May 06 2014

Aromatic Room & Linen Spray: A Tutorial!

So, as promised yesterday, I have gathered you here today for a tutorial of awesomeness. However, when I finally went back to town for materials, I actually couldn’t find what I was looking for anywhere in town. Thanks specialty stores for not carrying anything. You’re awesome. So I’m instead doing a tutorial I was going to do next week. You’re welcome.

{{Also, there are some links in this post that are direct links to finding products online. Some of them provide me affiliate rewards if you use them. I’d appreciate if you did!}}

Today, we’re making aromatic room spray. It’s like air freshener, but better. And homemade.
So, circle around and listen closely. I don’t mean to sound like a creepy announcer. It’s just how I’m rolling right now. Anyway, the materials you’re going to need are as follows.

  • Vodka, 80 proof, any brand. (You’re only going to use about a teaspoon, so if you don’t keep any in the house, a small bottle is just fine.)
  • Essential Oils – I’m using lavender and chamomile because they’re both known for having a calming effect. (Yes the chamomile link is to a different brand than my photo – it’s the same oil in jojoba blend.)
  • A dropper, for measuring more accurately.
  • A 4oz spray bottle, glass, plastic*, stainless steel, up to you. Darker, or light preventing, is better.
  • 4 oz distilled/filtered water.
  • A shot-glass, teacup, any type of ceramic/glass small container will do. Also, a second one to keep the vodka in.
Making Stuff Time!!
  • To make the spray, you’re going to start by putting the 4 oz of water into the 4 oz spray bottle. Now you have water spray. You can stop here if you really just wanted water spray. That’s cool.
  • Instead of just using the vodka straight from the bottle, to avoid any possible contamination, I dumped about a tablespoon worth into a shot glass. I used a teacup for mixing.
  • Next, using the dropper, suck up a bunch of vodka into it. Drop 300 drops into the glass/ceramic container. (My teacup.) You’ll have to suck up more than the initial go, the dropper likely just won’t hold enough. And 300 drops is easier/faster to do that you’ll initially think.
  • Then, using your dropper again, put 100 drops of oil into the vodka in the glass. If you’re using more than one oil, you’ll need to adjust accordingly. I used 60 drops lavender and 40 chamomile. Just don’t use more than 100. Essential oils are a great remedy for many ailments, but if you go overboard you can become sick, rashy, or sensitized to them. The next photos explain how I used the dropper even though the bottle has one of those built in drop regulating things.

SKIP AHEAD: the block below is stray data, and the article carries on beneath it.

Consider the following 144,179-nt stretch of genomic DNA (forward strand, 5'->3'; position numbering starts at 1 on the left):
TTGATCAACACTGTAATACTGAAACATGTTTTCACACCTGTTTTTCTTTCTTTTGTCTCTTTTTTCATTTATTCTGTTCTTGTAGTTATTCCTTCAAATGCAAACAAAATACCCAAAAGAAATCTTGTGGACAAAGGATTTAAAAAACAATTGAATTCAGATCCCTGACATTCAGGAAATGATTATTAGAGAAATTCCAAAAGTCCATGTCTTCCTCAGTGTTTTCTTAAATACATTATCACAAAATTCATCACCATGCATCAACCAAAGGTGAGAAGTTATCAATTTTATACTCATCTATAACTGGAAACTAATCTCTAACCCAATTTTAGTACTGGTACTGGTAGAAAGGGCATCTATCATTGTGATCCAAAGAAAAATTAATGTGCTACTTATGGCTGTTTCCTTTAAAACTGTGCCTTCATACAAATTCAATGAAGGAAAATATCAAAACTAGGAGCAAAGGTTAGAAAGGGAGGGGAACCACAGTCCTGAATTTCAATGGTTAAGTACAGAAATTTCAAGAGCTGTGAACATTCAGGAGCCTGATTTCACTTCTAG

• Stir up the oil cocktail. (Haha, you get it. I know you do.) You can use the dropper to do this.
  • Pour the oil/vodka mix into the spray bottle.

Last Few Steps!

  • Cap it tight, shake really REALLY well.
  • You’re good to go. I’d advise shaking it a bit before each use just for optimal scent and lasting.

    *The reason we use the vodka with the oil is to “solubilize” the oil, or basically pre-dissolve it. If you don’t do this step, the oil won’t mix with the water properly and with therefore be less effective. Also, as mentioned above, I stated that you can use a plastic bottle for this. Many people warn against storing essential oils in plastic as the oil will eat away the plastic. Solubilizing will prevent that. 

    As I said in a previous post about essential oils, I’m not a registered or certified aromatherapist. I leave it up to you to do appropriate research before using essential oils. I’m including a few links below to help you in educating yourself. 
    Guide to Diluting Essential Oils (and info about sensitization)

    Essential Oil Safety: A Guide for Health Care Professionals

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    1. Teri Schroeder


    2. Itzy Bellababy

      I have made these sprays before, and I have been very happily surprised at how long they last. I had a peppermint spray I made years ago that I just finished up this week when we had a fly epidemic in our neighborhood.. Our house smells like a candy cane factory, but those flies hate it;)


      1. Shelby Michalek

        Yes! Peppermint, Lavender and various other herbs make great insect repellents! I’m excited to actually grow lavender and have it around my home and make it into oils and such. I’m going to be blogging the process starting next month.

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